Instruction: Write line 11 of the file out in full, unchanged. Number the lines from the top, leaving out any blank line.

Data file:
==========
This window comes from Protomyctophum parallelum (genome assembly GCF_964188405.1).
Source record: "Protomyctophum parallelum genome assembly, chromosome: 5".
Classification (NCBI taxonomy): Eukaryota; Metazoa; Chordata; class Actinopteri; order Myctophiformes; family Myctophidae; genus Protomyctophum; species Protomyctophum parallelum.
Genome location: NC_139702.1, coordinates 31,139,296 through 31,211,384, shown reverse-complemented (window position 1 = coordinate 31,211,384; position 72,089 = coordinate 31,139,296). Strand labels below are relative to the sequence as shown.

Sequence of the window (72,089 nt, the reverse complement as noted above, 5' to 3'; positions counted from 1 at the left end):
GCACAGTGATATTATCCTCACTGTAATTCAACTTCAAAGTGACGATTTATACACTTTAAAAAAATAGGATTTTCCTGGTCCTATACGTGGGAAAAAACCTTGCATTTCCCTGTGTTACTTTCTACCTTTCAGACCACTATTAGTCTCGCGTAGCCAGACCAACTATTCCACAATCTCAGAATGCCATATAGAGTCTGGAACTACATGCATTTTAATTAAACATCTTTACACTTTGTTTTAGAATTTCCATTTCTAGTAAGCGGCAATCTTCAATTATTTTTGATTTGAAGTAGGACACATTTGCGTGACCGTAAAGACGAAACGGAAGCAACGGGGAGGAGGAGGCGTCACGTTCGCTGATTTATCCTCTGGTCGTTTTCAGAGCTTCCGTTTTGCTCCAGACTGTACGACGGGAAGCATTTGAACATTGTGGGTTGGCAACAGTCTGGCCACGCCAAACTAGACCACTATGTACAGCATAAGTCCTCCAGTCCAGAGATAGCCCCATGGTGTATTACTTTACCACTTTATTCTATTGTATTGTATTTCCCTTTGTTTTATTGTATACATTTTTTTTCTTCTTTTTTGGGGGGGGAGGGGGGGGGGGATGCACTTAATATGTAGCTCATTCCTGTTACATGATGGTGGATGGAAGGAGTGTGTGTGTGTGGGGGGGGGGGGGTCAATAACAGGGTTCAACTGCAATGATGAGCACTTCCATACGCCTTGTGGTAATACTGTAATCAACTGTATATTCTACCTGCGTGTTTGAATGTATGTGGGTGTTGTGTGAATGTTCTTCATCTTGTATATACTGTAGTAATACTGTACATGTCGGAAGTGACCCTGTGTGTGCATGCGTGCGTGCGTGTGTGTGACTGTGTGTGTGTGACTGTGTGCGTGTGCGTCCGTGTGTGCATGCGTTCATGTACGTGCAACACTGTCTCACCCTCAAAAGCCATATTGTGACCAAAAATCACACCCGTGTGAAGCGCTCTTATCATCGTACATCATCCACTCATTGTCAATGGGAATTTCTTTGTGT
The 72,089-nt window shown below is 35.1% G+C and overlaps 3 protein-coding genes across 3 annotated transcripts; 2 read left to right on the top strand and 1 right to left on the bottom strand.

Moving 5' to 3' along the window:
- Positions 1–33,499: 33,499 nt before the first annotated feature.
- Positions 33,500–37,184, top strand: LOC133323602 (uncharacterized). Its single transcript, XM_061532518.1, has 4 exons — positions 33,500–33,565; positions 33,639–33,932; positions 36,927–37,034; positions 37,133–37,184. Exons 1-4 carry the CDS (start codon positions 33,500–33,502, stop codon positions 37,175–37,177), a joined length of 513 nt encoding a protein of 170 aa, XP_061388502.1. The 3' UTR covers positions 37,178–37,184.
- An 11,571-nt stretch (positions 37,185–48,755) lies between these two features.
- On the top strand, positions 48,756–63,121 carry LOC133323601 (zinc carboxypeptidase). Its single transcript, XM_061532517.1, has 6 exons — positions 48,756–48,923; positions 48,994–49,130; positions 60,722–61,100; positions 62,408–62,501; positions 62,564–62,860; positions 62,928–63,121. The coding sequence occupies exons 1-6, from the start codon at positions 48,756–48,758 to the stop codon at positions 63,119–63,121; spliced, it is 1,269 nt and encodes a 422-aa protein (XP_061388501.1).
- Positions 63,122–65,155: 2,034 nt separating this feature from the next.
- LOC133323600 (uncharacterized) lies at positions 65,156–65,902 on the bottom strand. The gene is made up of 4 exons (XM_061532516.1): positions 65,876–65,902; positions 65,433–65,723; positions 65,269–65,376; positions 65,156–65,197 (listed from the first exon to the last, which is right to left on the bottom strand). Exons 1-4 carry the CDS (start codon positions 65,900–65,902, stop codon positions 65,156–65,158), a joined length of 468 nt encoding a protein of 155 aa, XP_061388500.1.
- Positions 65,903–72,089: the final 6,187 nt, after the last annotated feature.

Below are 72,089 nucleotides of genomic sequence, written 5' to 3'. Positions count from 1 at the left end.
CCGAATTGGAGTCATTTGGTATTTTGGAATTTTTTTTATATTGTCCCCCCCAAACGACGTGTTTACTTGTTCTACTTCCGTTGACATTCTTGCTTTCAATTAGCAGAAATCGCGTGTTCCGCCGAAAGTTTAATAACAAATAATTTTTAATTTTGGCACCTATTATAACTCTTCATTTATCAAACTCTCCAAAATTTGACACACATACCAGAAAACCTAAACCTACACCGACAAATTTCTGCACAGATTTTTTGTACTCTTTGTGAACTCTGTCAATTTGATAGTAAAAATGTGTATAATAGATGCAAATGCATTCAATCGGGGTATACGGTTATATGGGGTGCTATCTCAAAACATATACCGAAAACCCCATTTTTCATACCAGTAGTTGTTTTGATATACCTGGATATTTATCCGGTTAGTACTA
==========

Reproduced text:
- An 11,571-nt stretch (positions 37,185–48,755) lies between these two features.